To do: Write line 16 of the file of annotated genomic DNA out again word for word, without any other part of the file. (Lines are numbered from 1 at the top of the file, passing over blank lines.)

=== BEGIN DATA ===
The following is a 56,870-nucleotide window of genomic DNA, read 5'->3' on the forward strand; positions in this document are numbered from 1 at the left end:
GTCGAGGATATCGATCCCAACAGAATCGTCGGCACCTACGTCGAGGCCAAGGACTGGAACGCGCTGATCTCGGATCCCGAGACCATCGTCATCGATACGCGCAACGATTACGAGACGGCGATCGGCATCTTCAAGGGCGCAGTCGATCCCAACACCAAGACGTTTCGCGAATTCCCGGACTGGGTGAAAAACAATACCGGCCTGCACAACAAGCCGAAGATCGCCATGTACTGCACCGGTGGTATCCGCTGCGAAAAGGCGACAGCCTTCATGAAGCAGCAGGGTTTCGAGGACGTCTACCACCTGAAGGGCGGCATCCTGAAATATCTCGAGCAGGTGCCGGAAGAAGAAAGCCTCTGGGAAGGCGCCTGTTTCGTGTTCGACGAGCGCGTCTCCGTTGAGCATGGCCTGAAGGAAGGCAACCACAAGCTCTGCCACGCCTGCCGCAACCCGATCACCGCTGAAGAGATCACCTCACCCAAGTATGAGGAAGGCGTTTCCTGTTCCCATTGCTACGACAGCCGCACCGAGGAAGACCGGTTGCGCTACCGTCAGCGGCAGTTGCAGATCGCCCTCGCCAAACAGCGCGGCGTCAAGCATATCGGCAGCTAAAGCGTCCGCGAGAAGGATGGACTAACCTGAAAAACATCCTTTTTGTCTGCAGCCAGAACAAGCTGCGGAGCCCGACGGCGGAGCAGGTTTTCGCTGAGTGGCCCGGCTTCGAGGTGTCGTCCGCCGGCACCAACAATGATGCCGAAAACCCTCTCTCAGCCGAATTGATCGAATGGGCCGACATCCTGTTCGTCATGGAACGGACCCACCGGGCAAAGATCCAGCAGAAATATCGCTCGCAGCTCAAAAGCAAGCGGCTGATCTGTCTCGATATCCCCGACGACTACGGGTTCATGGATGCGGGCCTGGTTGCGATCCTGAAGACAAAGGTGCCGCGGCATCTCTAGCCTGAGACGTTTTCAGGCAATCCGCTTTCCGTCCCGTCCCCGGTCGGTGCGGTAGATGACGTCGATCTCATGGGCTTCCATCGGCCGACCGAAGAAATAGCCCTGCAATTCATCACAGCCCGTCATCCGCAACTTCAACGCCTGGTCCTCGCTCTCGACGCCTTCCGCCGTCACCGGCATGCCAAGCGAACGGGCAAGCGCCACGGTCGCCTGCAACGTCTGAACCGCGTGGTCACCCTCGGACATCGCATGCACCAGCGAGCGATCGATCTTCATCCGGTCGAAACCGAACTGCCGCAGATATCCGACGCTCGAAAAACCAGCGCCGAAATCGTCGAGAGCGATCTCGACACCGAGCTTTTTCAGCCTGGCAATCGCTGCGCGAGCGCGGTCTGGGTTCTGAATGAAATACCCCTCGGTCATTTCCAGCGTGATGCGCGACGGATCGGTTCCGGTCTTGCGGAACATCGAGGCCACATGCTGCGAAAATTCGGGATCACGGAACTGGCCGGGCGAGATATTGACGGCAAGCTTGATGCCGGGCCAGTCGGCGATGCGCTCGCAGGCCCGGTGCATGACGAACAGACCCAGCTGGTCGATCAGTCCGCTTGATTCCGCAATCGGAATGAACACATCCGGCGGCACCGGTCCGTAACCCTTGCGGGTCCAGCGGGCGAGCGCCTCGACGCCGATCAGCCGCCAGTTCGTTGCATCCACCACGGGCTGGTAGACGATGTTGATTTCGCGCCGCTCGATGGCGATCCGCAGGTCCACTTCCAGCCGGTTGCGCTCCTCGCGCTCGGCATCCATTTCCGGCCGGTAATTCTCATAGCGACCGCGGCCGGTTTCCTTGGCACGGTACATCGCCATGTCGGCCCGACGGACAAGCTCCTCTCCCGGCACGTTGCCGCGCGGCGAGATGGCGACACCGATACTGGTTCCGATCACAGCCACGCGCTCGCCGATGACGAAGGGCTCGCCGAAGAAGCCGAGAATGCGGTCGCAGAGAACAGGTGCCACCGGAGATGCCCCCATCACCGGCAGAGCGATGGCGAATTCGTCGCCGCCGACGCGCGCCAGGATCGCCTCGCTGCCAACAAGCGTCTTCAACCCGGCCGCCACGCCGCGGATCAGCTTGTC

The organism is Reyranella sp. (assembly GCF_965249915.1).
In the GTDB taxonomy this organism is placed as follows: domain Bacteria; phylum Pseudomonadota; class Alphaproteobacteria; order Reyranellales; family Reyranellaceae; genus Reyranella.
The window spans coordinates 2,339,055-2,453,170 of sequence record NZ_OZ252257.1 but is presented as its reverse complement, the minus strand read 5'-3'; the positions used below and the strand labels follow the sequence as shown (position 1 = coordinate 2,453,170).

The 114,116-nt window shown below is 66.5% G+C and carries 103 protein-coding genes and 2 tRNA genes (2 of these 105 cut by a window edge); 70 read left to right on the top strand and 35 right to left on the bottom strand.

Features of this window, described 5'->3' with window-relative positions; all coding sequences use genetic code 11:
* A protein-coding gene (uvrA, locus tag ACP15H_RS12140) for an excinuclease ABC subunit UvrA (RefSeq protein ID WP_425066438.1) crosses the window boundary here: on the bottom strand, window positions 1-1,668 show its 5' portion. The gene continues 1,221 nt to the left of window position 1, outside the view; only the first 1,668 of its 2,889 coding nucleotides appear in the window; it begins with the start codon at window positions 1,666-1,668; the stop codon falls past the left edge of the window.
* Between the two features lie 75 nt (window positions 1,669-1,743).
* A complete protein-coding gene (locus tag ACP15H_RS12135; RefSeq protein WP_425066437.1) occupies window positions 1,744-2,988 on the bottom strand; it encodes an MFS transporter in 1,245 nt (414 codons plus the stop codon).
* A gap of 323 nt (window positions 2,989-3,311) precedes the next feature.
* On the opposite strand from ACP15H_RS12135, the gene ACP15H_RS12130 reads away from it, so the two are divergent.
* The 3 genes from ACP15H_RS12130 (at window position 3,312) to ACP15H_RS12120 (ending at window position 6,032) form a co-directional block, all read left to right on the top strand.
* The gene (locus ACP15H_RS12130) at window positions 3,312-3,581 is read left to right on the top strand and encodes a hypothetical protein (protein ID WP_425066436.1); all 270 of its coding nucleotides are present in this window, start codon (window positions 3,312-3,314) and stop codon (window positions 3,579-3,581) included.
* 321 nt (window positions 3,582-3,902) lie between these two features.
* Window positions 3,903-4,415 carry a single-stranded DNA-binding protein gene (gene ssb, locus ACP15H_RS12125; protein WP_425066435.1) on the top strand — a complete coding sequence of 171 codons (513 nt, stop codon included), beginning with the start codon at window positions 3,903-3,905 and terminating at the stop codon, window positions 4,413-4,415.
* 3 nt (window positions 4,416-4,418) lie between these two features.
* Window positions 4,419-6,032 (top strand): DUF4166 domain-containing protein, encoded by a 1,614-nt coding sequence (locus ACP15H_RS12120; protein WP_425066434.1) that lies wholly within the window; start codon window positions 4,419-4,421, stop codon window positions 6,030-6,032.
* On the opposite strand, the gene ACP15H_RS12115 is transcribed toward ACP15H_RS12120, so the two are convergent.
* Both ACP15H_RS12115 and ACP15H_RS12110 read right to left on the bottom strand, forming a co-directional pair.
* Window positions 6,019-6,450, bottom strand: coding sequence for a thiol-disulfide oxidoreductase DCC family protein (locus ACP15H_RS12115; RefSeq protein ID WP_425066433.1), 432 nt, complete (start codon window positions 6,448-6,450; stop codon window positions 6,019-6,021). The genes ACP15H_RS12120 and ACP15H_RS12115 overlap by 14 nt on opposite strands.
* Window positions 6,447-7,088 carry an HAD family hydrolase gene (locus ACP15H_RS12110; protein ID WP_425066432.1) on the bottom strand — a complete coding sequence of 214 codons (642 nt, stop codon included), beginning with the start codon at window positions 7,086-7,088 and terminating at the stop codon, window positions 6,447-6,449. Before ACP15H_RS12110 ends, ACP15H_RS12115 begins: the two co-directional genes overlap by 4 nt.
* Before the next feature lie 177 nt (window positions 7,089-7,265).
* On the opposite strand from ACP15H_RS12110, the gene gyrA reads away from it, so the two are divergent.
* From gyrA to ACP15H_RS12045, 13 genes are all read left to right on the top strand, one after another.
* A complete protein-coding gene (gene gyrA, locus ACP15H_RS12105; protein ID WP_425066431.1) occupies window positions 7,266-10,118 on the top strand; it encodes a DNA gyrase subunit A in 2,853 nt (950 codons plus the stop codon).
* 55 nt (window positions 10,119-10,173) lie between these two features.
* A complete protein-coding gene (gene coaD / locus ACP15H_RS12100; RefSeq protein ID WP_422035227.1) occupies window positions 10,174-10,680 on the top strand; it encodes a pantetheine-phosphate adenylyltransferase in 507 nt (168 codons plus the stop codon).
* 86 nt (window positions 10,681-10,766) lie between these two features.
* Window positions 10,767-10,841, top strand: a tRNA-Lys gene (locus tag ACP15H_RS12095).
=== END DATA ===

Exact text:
* Window positions 3,903-4,415 carry a single-stranded DNA-binding protein gene (gene ssb, locus ACP15H_RS12125; protein WP_425066435.1) on the top strand — a complete coding sequence of 171 codons (513 nt, stop codon included), beginning with the start codon at window positions 3,903-3,905 and terminating at the stop codon, window positions 4,413-4,415.